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One Bud At A Time

In today’s hustle and bustle world, sometimes it can be easy to overlook something as simple and beautiful as a single rose at the peak of its bloom; however, there’s a group of people out there who have made it their mission to remind people to appreciate the beauty in life just a little each and every day.

The Long Island Rose Society, which meets at the Plainview-Old Bethpage Public Library once every month, boasts a history spanning over 50 years since its creation, and according to 15-year member and former president Cathy Guzzardo, she and her cohorts are out to spread the word about the delightful pastime of rose gardening.

“We’re considered ‘Rosearians.’ We grow roses and we teach about roses...we love to share our knowledge about roses and promote them to everyone,” she said. “Over the years we have taken in members from defunct rose societies, and the membership has gone up and down over the years. At one point we had about 260, but at the moment we have about 80.”

Guzzardo, a North Valley Stream resident, said that her love affair with roses started at a very early age while she was growing up on a small plot of land in Queens.

“My neighbor gave me my first paying job...weeding her garden for 50 cents and all the roses that I wanted...you pocket the 50 cents, but it’s the roses that you remember,” she said. “That always remained with me — in fact, one of those rose bushes are still there to this day — and later, I started volunteering at the Planting Fields Arboretum in Oyster Bay, and it was through there that I got in contact with the Long Island Rose Society.”

Kathy Picinic, current LI Rose Society president and a Bethpage resident, said that she’s acquired a wealth of growing knowledge since she began attending their meetings eight years ago; before then, she had the preverbal brown thumb, so to speak.

“I loved planting roses for years, but I didn’t know how to take proper care of them, so they’d always die on me,” she said. “I now have about 60 roses, which is nothing compared to some of the members, but I’ve learned a lot...what to grow, what to feed them, how to cut them, how to prepare them for winter, spring...it’s really enjoyable. I’m always learning something new and interesting, and now my roses are a beautiful sight to see”

Members of the LI Rose Society, Guzzardo said, love to welcome newcomers and are more than happy to impart their years of hard-earned experience and wisdom upon them.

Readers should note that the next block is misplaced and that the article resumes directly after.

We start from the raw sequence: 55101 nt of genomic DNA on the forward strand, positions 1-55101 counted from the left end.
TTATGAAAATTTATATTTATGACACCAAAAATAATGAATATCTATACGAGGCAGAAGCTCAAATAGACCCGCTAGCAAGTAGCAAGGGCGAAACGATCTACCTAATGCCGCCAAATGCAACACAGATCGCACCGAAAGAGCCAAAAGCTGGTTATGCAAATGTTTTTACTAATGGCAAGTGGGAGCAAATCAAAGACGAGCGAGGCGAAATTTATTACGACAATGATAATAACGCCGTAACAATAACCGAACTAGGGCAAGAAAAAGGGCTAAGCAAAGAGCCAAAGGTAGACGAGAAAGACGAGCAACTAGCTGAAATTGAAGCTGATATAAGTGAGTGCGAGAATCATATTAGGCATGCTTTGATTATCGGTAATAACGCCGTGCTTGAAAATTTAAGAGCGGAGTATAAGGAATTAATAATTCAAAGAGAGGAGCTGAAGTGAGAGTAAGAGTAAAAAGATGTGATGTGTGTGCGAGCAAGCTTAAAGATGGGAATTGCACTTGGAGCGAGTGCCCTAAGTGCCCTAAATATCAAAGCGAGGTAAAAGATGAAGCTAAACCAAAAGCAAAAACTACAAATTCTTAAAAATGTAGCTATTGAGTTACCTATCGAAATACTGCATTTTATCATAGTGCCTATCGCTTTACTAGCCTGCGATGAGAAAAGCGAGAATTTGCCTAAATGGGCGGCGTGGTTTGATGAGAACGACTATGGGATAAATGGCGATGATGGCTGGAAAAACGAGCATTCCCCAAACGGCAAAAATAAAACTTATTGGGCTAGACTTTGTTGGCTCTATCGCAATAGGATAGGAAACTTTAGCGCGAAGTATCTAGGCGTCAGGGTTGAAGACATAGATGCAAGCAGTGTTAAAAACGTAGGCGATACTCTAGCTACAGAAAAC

“The people here are so generous with their knowledge...they can’t wait to tell you about growing roses,” she said. “We also have several members who are certified through the American Rose Society, and they have to study and are tested on their knowledge every three years...those Rosearians are a great source of information for both new members and old.”

In addition, the LI Rose Society has regular guest speakers lecturing on a variety of fascinating topics on the subject of making the Earth a greener place to live, Guzzardo said.

“We try to have guest speakers that will draw in a crowd...people not just from the rose industry, but from all aspects of gardening,” she said. “In March we will have Irene Virag, who is the former Home and Garden Editor of Newsday and a Professor of Journalism at Stony Brook University. It should be very interesting.”

Other recent lecture topics have included composting, soil, plant and flower diseases, and more; in addition, Society members bring prize roses to each meeting for display and impromptu judging against their fellow members.

Guzzardo said that the mission of the LI Rose Society is as strong as ever and plain for all to see — to instill a love of roses and gardening for all of those willing to partake.

“We try to keep the enthusiasm up and to stay on top of things in the rose world,” she said. “We want people to know that roses can be a very accessible flower to raise...I believe that there’s a rose out there for everybody, even if you’re sun-challenged. We’ll find a way for you to make it happen.”

To find out more about the Long Island Rose Society, visit their website at www.longislandroses.org.

News

Plainview resident Gail Wurtzel will be leading her team, Memories of Miriam, in the Walk to Defeat ALS at Eisenhower Park later this month.

 

Wurtzel’s Mother, Miriam Hanania, also a Plainview resident, succumbed to the disease two years ago after a long struggle. The disease forced her to go from an active, vibrant person to being wheelchair-bound and dependent on others for her care. 

 

ALS or Amyotrophic lateral sclerosis is commonly known as Lou Gehrig’s Disease.

While everyone is subject to the trials and tribulations that life offers on a day-to-day basis, some people can use just a little bit of extra help. Luckily, there’s help with a proven track record out there for those who need it. 

 

Joe Russo of Old Bethpage heads up the Recovery International meetings held weekly at the Plainview-Old Bethpage Public Library. These meetings extol the virtues of the self-help techniques developed by the late Dr. Abraham Low, M.D., associate professor of psychiatry as the University of Illinois Medical School.  


Calendar

Sheri Miller In Concert - September 21

Vocalist Event - September 23

White House Concerts - September 27


Columns

1959: The Year The Music Stopped Playing
Written by Michael A. Miller, mmillercolumn@gmail.com

The Eccentric Heiress Of ‘Empty Mansions’
Written by Mike Barry, MFBarry@optonline.net

Yellow Margarine And A Pitch For The Ages
Written by Michael A. Miller, mmillercolumn@gmail.com